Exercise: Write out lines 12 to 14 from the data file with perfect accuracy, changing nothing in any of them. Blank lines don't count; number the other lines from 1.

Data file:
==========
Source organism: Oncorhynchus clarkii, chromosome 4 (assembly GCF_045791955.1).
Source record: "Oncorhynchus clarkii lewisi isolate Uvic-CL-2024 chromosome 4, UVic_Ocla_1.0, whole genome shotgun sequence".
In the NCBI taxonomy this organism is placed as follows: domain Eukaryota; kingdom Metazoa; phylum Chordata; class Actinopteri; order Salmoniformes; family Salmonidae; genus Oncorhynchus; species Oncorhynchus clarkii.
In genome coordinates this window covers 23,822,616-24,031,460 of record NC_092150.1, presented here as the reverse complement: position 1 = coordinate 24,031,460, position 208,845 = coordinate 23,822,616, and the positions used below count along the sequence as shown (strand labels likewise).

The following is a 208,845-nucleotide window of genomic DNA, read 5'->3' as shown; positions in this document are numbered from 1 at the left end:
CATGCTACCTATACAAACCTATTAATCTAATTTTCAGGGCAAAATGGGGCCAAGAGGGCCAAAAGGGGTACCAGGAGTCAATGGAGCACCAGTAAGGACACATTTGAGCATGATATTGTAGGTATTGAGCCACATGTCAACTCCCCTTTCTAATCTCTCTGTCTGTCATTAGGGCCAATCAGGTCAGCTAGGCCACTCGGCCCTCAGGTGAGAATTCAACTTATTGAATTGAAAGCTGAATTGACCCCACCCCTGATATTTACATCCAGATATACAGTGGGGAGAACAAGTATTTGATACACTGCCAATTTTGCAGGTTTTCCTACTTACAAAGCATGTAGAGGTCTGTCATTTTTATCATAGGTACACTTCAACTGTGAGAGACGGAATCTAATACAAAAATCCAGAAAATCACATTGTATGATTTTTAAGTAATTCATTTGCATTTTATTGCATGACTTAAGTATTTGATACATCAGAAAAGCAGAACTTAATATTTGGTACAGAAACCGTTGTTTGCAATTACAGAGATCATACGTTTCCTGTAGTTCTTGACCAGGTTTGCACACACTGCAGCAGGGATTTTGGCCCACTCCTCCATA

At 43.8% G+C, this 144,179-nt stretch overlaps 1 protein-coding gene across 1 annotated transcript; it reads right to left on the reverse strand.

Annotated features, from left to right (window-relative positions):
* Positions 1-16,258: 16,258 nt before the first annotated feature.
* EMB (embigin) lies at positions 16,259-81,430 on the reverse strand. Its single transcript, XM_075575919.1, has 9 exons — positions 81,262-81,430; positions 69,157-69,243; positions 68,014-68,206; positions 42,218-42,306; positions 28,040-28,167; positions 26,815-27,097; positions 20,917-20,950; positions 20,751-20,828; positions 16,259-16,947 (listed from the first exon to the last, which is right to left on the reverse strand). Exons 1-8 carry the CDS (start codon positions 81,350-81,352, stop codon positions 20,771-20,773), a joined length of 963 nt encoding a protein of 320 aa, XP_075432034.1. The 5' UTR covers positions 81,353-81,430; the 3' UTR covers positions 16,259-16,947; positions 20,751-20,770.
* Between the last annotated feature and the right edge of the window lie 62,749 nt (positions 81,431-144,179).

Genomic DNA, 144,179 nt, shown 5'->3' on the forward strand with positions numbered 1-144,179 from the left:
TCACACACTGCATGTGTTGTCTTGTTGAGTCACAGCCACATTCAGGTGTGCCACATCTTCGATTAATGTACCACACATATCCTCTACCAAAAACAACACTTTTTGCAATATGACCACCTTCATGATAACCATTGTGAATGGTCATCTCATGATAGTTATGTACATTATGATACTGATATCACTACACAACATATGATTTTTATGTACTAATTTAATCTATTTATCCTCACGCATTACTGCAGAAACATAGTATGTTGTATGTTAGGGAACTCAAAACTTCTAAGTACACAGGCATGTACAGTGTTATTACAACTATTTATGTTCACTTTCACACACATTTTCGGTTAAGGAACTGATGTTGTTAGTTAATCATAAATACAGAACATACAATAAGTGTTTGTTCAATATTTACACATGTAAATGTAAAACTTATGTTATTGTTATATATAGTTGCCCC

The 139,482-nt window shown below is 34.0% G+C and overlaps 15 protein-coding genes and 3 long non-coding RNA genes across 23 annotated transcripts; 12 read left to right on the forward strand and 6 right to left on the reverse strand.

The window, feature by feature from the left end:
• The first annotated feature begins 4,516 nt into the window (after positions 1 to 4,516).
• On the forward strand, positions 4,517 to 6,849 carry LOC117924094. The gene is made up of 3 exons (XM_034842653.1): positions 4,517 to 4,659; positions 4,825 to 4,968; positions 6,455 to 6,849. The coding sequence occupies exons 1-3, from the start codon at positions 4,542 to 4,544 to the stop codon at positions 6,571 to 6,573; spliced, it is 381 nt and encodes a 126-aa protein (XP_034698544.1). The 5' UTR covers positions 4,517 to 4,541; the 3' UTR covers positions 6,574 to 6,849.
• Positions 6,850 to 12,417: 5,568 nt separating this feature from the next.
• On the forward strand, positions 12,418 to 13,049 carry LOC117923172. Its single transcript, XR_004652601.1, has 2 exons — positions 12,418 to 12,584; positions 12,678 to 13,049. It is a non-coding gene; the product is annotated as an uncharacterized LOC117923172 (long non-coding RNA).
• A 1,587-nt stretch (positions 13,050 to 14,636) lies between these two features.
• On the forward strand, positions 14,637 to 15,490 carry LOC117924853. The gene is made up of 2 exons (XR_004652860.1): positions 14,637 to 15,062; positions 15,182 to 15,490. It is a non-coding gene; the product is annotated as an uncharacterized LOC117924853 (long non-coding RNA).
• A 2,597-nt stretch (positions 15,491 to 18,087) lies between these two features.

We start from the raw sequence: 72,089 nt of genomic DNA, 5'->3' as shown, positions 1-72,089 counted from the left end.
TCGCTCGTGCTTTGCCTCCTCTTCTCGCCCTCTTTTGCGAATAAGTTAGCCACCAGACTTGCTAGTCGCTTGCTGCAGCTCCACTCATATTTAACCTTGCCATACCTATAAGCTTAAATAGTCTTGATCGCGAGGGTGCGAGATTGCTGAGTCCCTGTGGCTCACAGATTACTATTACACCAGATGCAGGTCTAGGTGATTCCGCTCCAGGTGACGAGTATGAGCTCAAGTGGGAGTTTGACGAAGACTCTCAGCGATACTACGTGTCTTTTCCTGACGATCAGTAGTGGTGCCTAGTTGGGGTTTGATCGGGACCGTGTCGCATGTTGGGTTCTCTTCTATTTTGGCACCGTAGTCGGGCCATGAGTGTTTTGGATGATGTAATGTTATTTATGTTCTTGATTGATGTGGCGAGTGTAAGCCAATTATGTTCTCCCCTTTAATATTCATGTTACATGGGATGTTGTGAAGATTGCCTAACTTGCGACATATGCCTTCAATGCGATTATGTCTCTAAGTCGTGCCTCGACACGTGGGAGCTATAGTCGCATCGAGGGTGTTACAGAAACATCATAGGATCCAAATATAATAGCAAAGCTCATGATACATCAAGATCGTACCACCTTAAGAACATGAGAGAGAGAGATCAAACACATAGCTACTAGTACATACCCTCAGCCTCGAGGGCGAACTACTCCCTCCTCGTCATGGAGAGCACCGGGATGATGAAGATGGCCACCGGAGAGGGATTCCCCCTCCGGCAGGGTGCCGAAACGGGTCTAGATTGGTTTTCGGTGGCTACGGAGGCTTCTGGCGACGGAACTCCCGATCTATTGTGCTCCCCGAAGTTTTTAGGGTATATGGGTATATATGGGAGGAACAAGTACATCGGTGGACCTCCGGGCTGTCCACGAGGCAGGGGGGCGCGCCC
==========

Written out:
Genomic DNA, 144,179 nt, shown 5'->3' on the forward strand with positions numbered 1-144,179 from the left:
TCACACACTGCATGTGTTGTCTTGTTGAGTCACAGCCACATTCAGGTGTGCCACATCTTCGATTAATGTACCACACATATCCTCTACCAAAAACAACACTTTTTGCAATATGACCACCTTCATGATAACCATTGTGAATGGTCATCTCATGATAGTTATGTACATTATGATACTGATATCACTACACAACATATGATTTTTATGTACTAATTTAATCTATTTATCCTCACGCATTACTGCAGAAACATAGTATGTTGTATGTTAGGGAACTCAAAACTTCTAAGTACACAGGCATGTACAGTGTTATTACAACTATTTATGTTCACTTTCACACACATTTTCGGTTAAGGAACTGATGTTGTTAGTTAATCATAAATACAGAACATACAATAAGTGTTTGTTCAATATTTACACATGTAAATGTAAAACTTATGTTATTGTTATATATAGTTGCCCC

The 139,482-nt window shown below is 34.0% G+C and overlaps 15 protein-coding genes and 3 long non-coding RNA genes across 23 annotated transcripts; 12 read left to right on the forward strand and 6 right to left on the reverse strand.